Tuesday, October 26, 2010

The real elephant in (or disappearing from) the room

The first rule of biodiversity is, you don't talk about biodiversity.

This is your life and it is ending one species at a time.

Yes, ok, so Edward Norton was recently(ish) appointed UN goodwill ambassador for biodiversity and this gives the possibility of all kinds of Fight Club quips. Fight Club remains one of my all time favourite films, but unlike his character in the film that redefined IKEA, this time Norton seems to have worked out who he is and what he wants to say. He has written a Guardian piece worth reading.

I've said many times before that climate change is not the greatest moral challenge of our time. Indeed, I don't even believe it is the greatest ecological challenge (and not just because putting in the basket labelled "environment" can make it seem like a luxury cause for the rich). Out of all the ecological crises we face, some are more pressing than others. Yet there are (at least) three ways to measure threats: how soon they will really begin to hurt, how much hurt they might do, and how long they will continue to hurt. In other words, their proximity, scale and duration.

From what I've read, biodiversity loss "wins" as the real elephant in (or disappearing from) the room. Perhaps not on proximity - other issues may well cut into human well-being sooner - but in terms of both scale and duration biodiversity losses have all kinds of potentially enormous (and largely unknown) knock-on effects. Most biologists agree that we are currently at the opening of the sixth great extinction event, that, viewed in retrospect, the present era will likely be visible as on a par or worse than most of the cataclysmic biological events on geological timescales. Humanity has become a force of nature.

And it is not just extinctions, but the loss of genetic diversity with species and of the functions that species decimated but not yet extinct no longer play in the web of life.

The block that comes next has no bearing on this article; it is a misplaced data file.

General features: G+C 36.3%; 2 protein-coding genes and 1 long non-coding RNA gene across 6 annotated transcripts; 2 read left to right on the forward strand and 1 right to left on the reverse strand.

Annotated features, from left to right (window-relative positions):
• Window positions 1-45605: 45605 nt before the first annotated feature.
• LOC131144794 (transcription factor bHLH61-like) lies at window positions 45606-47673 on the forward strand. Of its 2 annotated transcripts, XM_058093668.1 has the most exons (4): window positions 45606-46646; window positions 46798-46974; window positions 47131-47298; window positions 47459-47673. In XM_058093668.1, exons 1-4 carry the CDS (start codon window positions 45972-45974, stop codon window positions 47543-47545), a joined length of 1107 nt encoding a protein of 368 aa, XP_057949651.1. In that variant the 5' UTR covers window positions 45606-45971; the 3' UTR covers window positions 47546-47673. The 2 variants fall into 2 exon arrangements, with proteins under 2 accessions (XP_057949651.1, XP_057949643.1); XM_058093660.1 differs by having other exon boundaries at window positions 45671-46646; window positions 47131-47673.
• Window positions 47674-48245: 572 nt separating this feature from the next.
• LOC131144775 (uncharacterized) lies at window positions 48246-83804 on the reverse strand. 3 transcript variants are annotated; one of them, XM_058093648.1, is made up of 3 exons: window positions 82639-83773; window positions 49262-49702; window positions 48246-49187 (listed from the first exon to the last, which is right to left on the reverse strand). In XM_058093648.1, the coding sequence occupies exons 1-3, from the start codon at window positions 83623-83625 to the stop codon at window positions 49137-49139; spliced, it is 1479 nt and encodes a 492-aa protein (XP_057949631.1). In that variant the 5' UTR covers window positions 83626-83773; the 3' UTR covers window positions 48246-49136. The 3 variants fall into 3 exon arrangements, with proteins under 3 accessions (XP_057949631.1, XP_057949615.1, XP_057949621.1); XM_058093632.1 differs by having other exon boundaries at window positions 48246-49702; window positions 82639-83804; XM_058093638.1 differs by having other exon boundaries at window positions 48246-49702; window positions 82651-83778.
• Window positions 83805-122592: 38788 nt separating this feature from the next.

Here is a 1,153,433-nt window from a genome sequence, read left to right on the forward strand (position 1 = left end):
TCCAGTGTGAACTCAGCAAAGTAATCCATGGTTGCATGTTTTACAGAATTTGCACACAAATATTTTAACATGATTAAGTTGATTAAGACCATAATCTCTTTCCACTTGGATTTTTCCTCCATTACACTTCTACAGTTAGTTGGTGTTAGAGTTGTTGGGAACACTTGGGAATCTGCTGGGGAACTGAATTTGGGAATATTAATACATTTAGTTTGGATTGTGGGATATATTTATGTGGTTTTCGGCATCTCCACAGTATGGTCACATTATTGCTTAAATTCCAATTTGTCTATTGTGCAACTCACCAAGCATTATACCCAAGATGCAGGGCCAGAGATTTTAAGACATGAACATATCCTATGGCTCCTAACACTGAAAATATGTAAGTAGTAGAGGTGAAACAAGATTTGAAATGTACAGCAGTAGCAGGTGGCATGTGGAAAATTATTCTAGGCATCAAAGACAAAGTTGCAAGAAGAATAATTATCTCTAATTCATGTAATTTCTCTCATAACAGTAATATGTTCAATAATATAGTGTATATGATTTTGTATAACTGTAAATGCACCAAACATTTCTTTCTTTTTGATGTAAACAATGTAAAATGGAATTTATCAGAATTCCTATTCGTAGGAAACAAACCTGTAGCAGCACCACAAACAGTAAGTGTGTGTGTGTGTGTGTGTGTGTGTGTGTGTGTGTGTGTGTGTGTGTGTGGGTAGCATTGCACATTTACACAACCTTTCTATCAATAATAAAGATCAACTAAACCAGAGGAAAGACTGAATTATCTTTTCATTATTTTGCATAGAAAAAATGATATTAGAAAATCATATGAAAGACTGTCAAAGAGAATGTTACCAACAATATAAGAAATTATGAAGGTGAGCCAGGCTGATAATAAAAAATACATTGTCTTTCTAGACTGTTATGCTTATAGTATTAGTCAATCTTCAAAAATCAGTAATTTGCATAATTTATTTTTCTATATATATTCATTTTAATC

Haven't species always gone extinct? It's true; we don't see many dinosaurs around today. Indeed, based on fossil records, only about ten percent of all the species to have existed are still around today. Yet the current rate of loss is likely to be between one hundred and one thousand times the background natural rate, and all the primary drivers of these trends are linked to human activities: land use changes, habitat destruction, pollutants, logging, over-exploitation, invasive species and anthropogenic climate change.

Why do we care? Once again, if our undoing of God's creation isn't enough to make us sit up and take notice, there remains naked self-interest. Biodiversity loss has been likened to flying in a plane and watching the rivets pop out, one by one. Each one may not cause the failure of the plane, but cumulatively, things will get far less stable once enough rivets are lost.

And yet public awareness of biodiversity is poor. Campaigns in the past have focussed on individual charismatic megafauna. But while whale or rhinos might steal the headlines, the real losses are occurring all over the complex webs of interdependence that hold ecosystems (and the services they provide human society) together.

Currently underway in Japan is a major international Convention on Biological Diversity. A previous convention in 2002 set targets for 2010 that have been missed by a wide margin, according to a major biodiversity report published earlier this year.

Disappointingly, Australia hasn't really bothered to take the present meeting seriously, sending neither PM nor even environment minister, though over 100 heads of state or environment ministers from around the world will be present during the final days of the convention.